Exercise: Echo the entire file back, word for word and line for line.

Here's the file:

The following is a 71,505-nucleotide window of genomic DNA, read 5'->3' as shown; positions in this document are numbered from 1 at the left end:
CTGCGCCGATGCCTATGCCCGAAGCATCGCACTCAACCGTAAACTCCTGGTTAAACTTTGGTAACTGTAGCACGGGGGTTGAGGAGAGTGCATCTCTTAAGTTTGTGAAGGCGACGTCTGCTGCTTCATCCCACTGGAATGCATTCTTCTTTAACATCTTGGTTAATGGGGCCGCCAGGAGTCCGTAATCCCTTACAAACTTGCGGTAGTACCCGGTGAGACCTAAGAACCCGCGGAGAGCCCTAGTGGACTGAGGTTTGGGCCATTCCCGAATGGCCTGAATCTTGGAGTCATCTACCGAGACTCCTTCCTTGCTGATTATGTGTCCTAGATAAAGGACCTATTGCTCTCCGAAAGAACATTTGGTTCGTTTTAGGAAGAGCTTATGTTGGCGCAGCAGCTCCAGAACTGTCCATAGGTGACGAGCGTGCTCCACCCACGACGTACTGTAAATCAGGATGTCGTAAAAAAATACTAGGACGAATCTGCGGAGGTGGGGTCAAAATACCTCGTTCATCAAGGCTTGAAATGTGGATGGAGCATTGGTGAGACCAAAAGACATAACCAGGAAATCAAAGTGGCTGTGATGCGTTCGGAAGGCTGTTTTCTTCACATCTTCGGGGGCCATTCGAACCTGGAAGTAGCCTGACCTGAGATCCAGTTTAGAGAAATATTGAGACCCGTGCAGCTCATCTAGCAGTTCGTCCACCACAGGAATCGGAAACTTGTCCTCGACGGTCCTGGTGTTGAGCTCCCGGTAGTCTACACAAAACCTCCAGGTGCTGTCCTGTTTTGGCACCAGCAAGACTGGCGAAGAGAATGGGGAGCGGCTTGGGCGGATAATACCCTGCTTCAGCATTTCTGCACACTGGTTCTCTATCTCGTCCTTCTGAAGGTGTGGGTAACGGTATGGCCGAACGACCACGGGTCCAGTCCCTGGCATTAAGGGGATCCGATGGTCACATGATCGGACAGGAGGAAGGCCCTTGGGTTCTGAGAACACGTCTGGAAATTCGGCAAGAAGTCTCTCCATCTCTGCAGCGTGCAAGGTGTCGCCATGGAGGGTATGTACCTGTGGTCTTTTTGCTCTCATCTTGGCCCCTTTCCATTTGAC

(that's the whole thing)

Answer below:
The following is a 71,505-nucleotide window of genomic DNA, read 5'->3' as shown; positions in this document are numbered from 1 at the left end:
CTGCGCCGATGCCTATGCCCGAAGCATCGCACTCAACCGTAAACTCCTGGTTAAACTTTGGTAACTGTAGCACGGGGGTTGAGGAGAGTGCATCTCTTAAGTTTGTGAAGGCGACGTCTGCTGCTTCATCCCACTGGAATGCATTCTTCTTTAACATCTTGGTTAATGGGGCCGCCAGGAGTCCGTAATCCCTTACAAACTTGCGGTAGTACCCGGTGAGACCTAAGAACCCGCGGAGAGCCCTAGTGGACTGAGGTTTGGGCCATTCCCGAATGGCCTGAATCTTGGAGTCATCTACCGAGACTCCTTCCTTGCTGATTATGTGTCCTAGATAAAGGACCTATTGCTCTCCGAAAGAACATTTGGTTCGTTTTAGGAAGAGCTTATGTTGGCGCAGCAGCTCCAGAACTGTCCATAGGTGACGAGCGTGCTCCACCCACGACGTACTGTAAATCAGGATGTCGTAAAAAAATACTAGGACGAATCTGCGGAGGTGGGGTCAAAATACCTCGTTCATCAAGGCTTGAAATGTGGATGGAGCATTGGTGAGACCAAAAGACATAACCAGGAAATCAAAGTGGCTGTGATGCGTTCGGAAGGCTGTTTTCTTCACATCTTCGGGGGCCATTCGAACCTGGAAGTAGCCTGACCTGAGATCCAGTTTAGAGAAATATTGAGACCCGTGCAGCTCATCTAGCAGTTCGTCCACCACAGGAATCGGAAACTTGTCCTCGACGGTCCTGGTGTTGAGCTCCCGGTAGTCTACACAAAACCTCCAGGTGCTGTCCTGTTTTGGCACCAGCAAGACTGGCGAAGAGAATGGGGAGCGGCTTGGGCGGATAATACCCTGCTTCAGCATTTCTGCACACTGGTTCTCTATCTCGTCCTTCTGAAGGTGTGGGTAACGGTATGGCCGAACGACCACGGGTCCAGTCCCTGGCATTAAGGGGATCCGATGGTCACATGATCGGACAGGAGGAAGGCCCTTGGGTTCTGAGAACACGTCTGGAAATTCGGCAAGAAGTCTCTCCATCTCTGCAGCGTGCAAGGTGTCGCCATGGAGGGTATGTACCTGTGGTCTTTTTGCTCTCATCTTGGCCCCTTTCCATTTGAC